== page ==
Stretches are important for the overall health of your body. Let’s look at some effective stretches you could do:
Keep your upper body straight and legs apart. Then shift your weight in a slow “lunge” to the side over a bent knee (not forward, as in a typical lunge). You should feel a stretch along the inner thigh of the opposite leg, which should be straight as you push your weight to the bent-knee side. Try to hold it for 20 to 30 seconds on each side.
Stand facing a wall a bit more than arm’s length away. Put one foot forward with a bent knee and the other one back with a straight knee. Feet should point directly forward. Using your arms to brace yourself against the wall, keep your belly firm and lean until you feel the stretch in the calf muscle of your back leg. Try to keep both feet flat. Hold it for 20 to 30 seconds on each side.
You can do this sitting or standing. Interlace your fingers with bent elbows and put your hands behind your head. Move your elbows gently backward and squeeze your shoulder blades together. You can move your hands to the top of your head or a few inches above your head to affect different parts of your shoulders and chest.
This one stretches your hip flexors. Lie on your back with your knees bent and your feet on the floor about hip-width apart. Gently tighten your stomach muscles to help flatten your back and prevent overstretching. Then tighten your butt (glute) muscles as you push your hips up toward the ceiling. Hold for a few seconds and repeat.
Stand behind a chair with your legs about shoulder-width apart. Put one hand on the chair for balance. On the opposite side, lift your foot behind you and grab it with your free hand, keeping your bent knee pointing straight to the floor. Avoid bending forward and try not to lock the knee of your standing leg. Pull gently on the leg until you feel the thigh stretch. Hold it for 10 to 30 seconds.
It stretches your stomach and back muscles. Lie on your belly with your hands facing forward flat on the floor, directly under your shoulders. Stretch your legs out behind you and point your toes. As you exhale, lift your chest up and push your hips into the floor. Take care not to extend your arms so far that you lift your hips up. Hold the position for 15 to 30 seconds.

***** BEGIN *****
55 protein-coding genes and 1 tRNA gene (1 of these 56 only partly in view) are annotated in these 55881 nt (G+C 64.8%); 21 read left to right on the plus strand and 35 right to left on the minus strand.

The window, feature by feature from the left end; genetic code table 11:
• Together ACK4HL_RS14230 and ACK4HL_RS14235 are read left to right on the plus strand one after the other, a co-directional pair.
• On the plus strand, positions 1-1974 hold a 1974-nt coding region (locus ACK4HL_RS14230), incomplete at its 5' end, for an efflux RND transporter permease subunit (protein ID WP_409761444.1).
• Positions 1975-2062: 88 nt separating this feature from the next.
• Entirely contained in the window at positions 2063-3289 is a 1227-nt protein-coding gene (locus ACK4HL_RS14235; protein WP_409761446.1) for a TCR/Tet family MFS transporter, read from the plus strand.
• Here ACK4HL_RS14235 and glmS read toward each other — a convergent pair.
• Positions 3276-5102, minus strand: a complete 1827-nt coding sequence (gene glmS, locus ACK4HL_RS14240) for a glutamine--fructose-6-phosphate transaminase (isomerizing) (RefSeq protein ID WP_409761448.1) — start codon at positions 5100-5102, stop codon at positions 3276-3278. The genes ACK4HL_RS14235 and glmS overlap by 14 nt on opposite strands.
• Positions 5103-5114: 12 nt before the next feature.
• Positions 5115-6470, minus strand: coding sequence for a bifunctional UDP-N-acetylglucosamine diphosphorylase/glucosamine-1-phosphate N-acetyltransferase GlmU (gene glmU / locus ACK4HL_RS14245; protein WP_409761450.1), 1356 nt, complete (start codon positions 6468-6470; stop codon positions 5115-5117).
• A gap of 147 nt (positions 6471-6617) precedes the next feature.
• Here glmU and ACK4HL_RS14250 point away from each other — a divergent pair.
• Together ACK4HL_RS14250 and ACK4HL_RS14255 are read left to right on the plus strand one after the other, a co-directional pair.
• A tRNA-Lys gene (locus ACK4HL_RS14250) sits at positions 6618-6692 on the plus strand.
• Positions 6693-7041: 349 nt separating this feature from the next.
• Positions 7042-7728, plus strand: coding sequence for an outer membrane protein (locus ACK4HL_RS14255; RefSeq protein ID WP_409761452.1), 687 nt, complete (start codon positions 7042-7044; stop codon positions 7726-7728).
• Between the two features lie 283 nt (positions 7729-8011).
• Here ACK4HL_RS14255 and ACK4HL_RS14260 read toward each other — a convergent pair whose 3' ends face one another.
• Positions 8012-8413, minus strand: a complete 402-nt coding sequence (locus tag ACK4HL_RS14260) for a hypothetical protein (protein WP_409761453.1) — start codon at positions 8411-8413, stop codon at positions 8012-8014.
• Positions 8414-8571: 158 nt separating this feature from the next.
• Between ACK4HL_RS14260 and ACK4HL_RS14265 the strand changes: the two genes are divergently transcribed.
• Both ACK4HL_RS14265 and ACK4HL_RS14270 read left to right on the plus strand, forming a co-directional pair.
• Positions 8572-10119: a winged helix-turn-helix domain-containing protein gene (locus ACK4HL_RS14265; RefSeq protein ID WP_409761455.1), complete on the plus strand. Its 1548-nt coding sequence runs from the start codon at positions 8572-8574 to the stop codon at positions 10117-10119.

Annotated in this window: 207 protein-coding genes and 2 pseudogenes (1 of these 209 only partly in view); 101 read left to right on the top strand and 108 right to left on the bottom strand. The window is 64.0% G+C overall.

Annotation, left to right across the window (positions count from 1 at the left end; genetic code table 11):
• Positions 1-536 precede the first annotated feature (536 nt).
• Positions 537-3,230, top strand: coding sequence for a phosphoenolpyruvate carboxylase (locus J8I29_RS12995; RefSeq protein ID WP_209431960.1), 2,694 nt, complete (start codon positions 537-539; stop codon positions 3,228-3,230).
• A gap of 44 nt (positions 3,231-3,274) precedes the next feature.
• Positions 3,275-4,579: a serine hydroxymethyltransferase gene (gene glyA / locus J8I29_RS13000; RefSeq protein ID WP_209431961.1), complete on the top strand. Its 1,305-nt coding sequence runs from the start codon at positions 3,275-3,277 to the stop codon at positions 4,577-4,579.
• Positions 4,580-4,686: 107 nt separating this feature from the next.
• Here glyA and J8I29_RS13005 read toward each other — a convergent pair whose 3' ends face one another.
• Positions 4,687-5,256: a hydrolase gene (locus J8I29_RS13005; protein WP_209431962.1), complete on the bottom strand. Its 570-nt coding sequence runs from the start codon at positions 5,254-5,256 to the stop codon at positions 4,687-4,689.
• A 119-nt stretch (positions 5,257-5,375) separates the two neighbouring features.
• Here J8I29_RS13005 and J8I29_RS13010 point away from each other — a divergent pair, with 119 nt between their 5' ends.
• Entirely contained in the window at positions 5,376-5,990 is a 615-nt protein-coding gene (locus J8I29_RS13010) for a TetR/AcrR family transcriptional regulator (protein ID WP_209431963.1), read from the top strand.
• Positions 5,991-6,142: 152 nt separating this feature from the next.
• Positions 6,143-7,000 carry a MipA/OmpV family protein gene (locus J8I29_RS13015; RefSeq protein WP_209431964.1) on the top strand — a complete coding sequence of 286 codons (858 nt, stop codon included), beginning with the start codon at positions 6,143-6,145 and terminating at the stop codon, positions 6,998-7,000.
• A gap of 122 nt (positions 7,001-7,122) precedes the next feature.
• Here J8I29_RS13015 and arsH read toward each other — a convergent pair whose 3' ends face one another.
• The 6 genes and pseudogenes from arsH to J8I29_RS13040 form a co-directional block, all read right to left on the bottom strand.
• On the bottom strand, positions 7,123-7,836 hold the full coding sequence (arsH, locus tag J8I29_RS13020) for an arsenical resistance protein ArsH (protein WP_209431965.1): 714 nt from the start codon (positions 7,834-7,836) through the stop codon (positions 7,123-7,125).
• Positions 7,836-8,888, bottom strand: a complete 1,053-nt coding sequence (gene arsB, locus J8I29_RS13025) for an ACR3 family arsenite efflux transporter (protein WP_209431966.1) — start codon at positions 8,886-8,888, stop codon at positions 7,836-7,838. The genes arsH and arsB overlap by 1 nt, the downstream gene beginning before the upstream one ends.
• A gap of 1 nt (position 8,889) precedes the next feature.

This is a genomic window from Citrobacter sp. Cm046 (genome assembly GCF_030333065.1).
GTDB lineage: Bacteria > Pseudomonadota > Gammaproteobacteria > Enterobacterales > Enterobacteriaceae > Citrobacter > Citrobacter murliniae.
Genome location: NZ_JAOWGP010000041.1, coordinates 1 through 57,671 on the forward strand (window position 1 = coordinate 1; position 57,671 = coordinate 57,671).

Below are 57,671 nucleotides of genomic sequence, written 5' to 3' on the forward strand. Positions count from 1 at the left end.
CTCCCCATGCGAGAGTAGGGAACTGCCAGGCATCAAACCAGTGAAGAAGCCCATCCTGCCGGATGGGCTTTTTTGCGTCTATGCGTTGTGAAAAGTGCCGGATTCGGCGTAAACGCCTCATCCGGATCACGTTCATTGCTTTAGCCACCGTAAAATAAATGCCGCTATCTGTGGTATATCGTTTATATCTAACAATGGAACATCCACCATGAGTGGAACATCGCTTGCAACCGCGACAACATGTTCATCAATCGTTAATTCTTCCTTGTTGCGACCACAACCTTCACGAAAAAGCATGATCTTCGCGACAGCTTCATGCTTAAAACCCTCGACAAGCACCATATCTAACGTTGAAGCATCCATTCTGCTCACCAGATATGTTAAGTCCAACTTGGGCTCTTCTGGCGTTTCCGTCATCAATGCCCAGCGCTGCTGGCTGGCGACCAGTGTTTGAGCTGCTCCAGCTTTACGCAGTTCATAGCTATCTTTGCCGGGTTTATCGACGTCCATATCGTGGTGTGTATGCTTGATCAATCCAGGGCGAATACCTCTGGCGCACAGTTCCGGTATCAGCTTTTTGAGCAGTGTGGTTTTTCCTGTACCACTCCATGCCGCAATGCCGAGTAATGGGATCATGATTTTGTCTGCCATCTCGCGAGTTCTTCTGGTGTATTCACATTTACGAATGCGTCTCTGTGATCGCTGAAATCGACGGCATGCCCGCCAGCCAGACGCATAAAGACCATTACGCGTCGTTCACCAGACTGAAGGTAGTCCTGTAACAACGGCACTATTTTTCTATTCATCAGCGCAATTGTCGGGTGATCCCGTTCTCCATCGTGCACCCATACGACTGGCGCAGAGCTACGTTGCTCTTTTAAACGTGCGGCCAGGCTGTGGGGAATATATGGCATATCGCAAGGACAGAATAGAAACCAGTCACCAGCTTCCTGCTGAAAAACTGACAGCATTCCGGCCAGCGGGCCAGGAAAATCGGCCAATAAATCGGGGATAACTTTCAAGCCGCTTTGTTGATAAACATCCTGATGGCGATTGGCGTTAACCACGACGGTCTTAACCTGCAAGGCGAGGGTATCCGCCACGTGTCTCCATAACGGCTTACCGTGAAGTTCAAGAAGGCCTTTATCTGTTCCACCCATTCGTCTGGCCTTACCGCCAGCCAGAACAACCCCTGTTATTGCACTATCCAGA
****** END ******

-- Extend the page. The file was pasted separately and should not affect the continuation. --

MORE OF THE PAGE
Your hip flexors muscles that help you lift your knees and bend your waist, can get tight if you’re a runner or you sit for long periods. Drop one leg back, keeping it straight or slightly bent. Try to keep your torso upright and your spine straight. Drop your tailbone down toward the floor and tuck your butt forward until you feel the stretch on the inside thigh of your rear leg. Hold for 20 to 30 seconds and then switch legs.
This one loosens up your inner thighs, groin, hips, and knees. Sit on the floor or a mat and bring your feet together so that your soles touch and your knees bend to opposite sides. With a straight spine, grasp your feet, then lean slowly forward and gently push your thighs down with your elbows until you feel the stretch along your inner thighs. Hold for 15 to 30 seconds.
In a standing position, find something to hold for balance. Put one straightened leg up on a step or a block. Bend slightly (not beyond your toes) with the opposite knee until you feel a gentle stretch at the back of the thigh of the raised leg. Bend slightly forward from your hips if you need more stretch. Move slowly and evenly without bouncing. Hold it for 20 to 30 seconds and switch legs.
You’ll feel this one in your hips and glutes, and it should release some tension in your lower back. Lie on the floor with knees bent and feet flat. Cross one ankle over the opposite thigh and pull them toward your body. Try not to force it. Use gravity and the weight of your legs to get them closer to your body. Hold for 20 to 30 seconds and then switch legs.
Stand with your feet hip-width apart. Tighten your belly and pull your shoulders back. With your head slightly forward, slowly tilt your ear toward the shoulder on the same side until you feel a stretch. Hold it for about 10 seconds, and slowly bring your head back up and do the other side. You can increase the stretch by using the hand on the tilting side to gently pull your head down.
This one reaches your quads, hip flexors, lower back, and hamstrings. Lie on your back and gently pull one knee toward your chest until you feel a stretch in your lower back (Leave the other leg bent if you have low back pain). Otherwise, choose what’s more comfortable. If straight, you can add to the stretch by pushing the back of your knee toward the floor. Hold it for 30 seconds and then switch legs.